• 92

De proprietatibus rerum. English translation by John of Trevisa.

London: Wynkyn de Worde, circa 1496.

This English translation of Bartholomaeus Anglicus was made by John of Trevisa in 1398. Bibliographically it is of interest as being one of the earliest books printed in London, one of the finest of the 15th century, and the first book printed on paper made in England. See also On the properties of things. John Trevisa’s translation of Bartholomaeus Anglicus’ De proprietatibus rerum. A critical text edited by M. C. Seymour, 2 vols., London, 1975.  ISTC No. ib00143000.

Subjects: COUNTRIES, CONTINENTS AND REGIONS › England (United Kingdom), Encyclopedias, MEDIEVAL MEDICINE , MEDIEVAL MEDICINE › England
  • 9144

Expositio super libros tegni Galeni. Ed: Guilemus Caldentei Hispanus.

Pavia: Antonius de Carcano, for Mauritius Moretus, 1496.

  • 12846

Diaria de bello Carolino, with a dedication letter from the author to the Doge Augustinus Barbadicus, Venice 21.3.1496, to the Venetian Councilors Sebastianus Baduarius and Hieronymus Bernardus, Venice 27.8.1496, and two poems on the Gauls and on the work of Quintius Aemilianus Cimbriacus.

Venice: Aldus Manutius, 1496.

An eyewitness account of the retreat from Italy of Charles VIII of France in 1495, written by a physician of Verona, who was chief surgeon of the Venetian troops in the campaign. Although the book is not written primarily from the medical standpoint, it exemplifies a physician’s eye for detail and provides information about health conditions and diseases prevailing in the camps of the French troops.

This is probably the first published narrative written by a physician that concerns military history and military medicine of the Renaissance. Notably, it was relatively current information, being published one year after the retreat.

ISTC No. ib00320400. Digital facsimile from Bayerische Staatsbibliothek at this link.

  • 39.1

Rhazes: Liber ad Almansorem sive Tractatus medicinae I-X. Liber divisionum. De aegritudinibus juncturarum. De aegritudinibus puerorum. De secretis sive aphorismi. Antidotarium. De praeservatione ab aegritudine lapidis; Introductorium medicinae. De sectionibus et ventosis. Synonyma. De animalibus. Add:Tabula de herbis medicis; Maimonides: Aphorismi; Mesue (the elder): Aphorismi; Hippocrates: Secreta; Prognosticatio secundum lunam; Capsula eburnea; De humana natura; De aere et aqua et regionibus; De pharmaciis; De insomniis; Avenzohar: De cura lapidis.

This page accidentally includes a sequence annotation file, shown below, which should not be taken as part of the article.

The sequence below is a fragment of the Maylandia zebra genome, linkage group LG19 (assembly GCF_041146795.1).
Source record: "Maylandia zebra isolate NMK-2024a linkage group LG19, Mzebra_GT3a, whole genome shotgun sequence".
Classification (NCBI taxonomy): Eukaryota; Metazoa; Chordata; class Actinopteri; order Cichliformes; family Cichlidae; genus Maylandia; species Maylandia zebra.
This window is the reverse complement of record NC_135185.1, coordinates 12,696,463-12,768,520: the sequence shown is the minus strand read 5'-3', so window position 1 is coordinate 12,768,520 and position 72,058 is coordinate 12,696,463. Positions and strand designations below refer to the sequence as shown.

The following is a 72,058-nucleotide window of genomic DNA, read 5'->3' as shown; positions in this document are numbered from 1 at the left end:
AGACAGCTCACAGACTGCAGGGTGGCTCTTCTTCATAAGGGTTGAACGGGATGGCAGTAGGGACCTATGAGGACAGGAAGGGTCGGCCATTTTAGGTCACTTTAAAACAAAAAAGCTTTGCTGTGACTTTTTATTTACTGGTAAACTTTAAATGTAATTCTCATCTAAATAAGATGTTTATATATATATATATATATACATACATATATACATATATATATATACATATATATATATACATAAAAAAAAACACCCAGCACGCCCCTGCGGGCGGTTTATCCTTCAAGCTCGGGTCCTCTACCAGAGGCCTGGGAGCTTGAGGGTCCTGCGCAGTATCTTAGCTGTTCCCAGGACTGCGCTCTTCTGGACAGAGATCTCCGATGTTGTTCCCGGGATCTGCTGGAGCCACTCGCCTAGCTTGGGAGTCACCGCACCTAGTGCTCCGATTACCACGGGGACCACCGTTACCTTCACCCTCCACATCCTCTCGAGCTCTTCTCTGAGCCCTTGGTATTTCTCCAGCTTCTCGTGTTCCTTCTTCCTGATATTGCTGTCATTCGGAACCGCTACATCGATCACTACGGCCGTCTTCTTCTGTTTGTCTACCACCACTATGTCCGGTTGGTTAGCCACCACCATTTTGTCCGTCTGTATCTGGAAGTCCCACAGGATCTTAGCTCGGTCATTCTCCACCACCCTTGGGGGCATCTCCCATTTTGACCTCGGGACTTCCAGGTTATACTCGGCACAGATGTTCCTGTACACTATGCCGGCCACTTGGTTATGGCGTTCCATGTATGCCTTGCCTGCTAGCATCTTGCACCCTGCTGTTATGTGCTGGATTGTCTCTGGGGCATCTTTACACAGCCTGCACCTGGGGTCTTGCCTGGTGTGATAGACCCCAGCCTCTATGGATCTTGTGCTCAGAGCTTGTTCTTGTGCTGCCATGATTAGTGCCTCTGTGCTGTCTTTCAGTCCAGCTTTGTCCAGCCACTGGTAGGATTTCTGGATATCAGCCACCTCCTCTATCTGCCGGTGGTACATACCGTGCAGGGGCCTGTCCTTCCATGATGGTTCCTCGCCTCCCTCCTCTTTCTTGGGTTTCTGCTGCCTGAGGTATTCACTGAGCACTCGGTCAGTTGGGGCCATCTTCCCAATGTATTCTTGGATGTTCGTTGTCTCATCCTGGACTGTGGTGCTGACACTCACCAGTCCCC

Venice: Bonetus Locatellus, for Octavianus Scotus, 1497.

The best edition of the Opuscula of Rhazes, containing the second printing of the celebrated Liber ad Almansorem, not to be confused with Liber nonus ad Almansorem, as well as De aegritudine puerorum (No. 6313), and other works by Rhazes. This edition also contains the first edition of Rhazes’ De proprietatibus membrorum et nocumentis sexaginta animalium

The Liber ad Almansorem first appeared in its entirety in 1481 with 14 other titles, including the first printed edition of Hippocrates On Airs, Waters, and Places, a pioneering work in anthropology. When republished in 1497, additional works by Rhazes, Maimonides and Avenzoar were included for a total of 23 separate titles. (Works by Hippocrates, Mesue, and Maimonides also included here were previously published in 1489, a later edition of which was issued in 1500, and 1508.)  ISTC No. ir00176000. Digital facsimile from the Bayerische Staatsbibliothek at this ink

Subjects: ANCIENT MEDICINE › Greece, ANTHROPOLOGY, MEDIEVAL MEDICINE , MEDIEVAL MEDICINE › Medieval Islamic or Arab Medicine, MEDIEVAL MEDICINE › Medieval Persian Islamic Medicine
  • 1790

Breviarium medicinae. Tr: Gerardus Cremonensis. Add: Serapion the Younger: In medicinis simplicibus. Tr: Simon a Cordo Januensis and Abraham Judaeus Tortuosiensis. Galenus: De virtute centaureae; Johannes Platearius: Practica brevis; Matthaeus Platearius: De simplici medicina "Circa instans".

Venice: Bonetus Locatellus, for Octavianus Scotus, 1497.

Serapion the Elder and Serapion the Younger were Syrian Christians who wrote in Arabic. Breviarum medicinae was an abridgement of the opinions of the Greek and Arabic physicians concerning diseases and their treatment. It also includes transcriptions from Alexander of Tralles, an author with whom few of the other Arabic writers seem to have been much acquainted.

Matthaeus Platearius, a physician from Salerno, is thought to have produced a twelfth-century Latin manuscript on medicinal herbs titled "Circa Instans" aka ("The Book of Simple Medicines"), later translated into French as "Le Livre des simples medecines." It was an alphabetic listing and textbook of simples that was based on Dioscorides "Vulgaris", which described the appearance, preparation, and uses of various drugs. Matthaeus Platearius and his brother Johannes were the sons of a female physician from the Salerno school who was married to Johannes Platearius I; it is possible that she was Trotula. ISTC No. is00466000. Digital facsimile from the Bayerische Staatsbibliothek at this link.

Subjects: BOTANY, BYZANTINE MEDICINE, MEDIEVAL MEDICINE , MEDIEVAL MEDICINE › Italy, MEDIEVAL MEDICINE › Italy › Schola Medica Salernitana, PHARMACOLOGY › PHARMACEUTICALS › Materia medica / Herbals / Herbal Medicines
  • 2363

Libellus de Epidemia, quam uulgo morbum Gallicum uocant,